No one understood my nightly need to be reassured
I’d wake up again the next day. Eyes closed, I saw
no sheep but the tufts of pampas grass looming silver
like a solitary path.
The scroll hung above me, a verse in five
and seven, its flowing hand thin
and illegible—I still knew it was about our life
not lasting very long.
How is it that adults were okay with such a prospect?
In July, bamboo blades rustled against
paper cranes and prayer strips; I wondered how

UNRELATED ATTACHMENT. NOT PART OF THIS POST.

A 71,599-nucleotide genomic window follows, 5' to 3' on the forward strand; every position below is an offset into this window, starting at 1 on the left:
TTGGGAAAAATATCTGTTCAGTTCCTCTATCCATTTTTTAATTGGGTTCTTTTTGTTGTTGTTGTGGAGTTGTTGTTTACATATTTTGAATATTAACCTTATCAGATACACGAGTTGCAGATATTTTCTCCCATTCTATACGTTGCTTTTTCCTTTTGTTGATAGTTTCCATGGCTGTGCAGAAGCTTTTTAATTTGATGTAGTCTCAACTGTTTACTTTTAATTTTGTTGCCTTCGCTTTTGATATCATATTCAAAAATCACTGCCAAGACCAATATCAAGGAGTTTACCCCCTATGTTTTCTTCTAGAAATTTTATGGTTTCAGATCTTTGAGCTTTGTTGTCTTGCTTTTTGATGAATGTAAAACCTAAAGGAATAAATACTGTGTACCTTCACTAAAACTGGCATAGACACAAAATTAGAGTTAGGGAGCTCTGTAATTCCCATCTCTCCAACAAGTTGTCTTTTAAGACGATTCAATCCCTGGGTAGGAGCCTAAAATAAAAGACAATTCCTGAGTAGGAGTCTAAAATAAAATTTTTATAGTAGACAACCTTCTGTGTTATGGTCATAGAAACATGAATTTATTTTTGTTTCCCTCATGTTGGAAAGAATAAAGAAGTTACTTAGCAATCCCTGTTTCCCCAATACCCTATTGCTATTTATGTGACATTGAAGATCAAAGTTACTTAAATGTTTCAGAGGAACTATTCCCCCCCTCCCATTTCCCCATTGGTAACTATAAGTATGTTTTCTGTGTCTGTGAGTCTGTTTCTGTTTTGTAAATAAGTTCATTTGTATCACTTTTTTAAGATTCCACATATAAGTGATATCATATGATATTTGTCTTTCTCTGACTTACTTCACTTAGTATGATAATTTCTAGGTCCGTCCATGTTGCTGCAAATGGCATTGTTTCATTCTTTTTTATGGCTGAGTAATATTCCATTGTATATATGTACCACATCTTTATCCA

I’d made the cut, when I wasn’t a boy
my father wanted, wasn’t a koi princess
my mother said would magically turn
her tail into a pair of legs.
I looked for the fabled rabbits on the moon,
a family of them taking turns
to pound rice into pearly cakes
along their dark, elliptical orbit.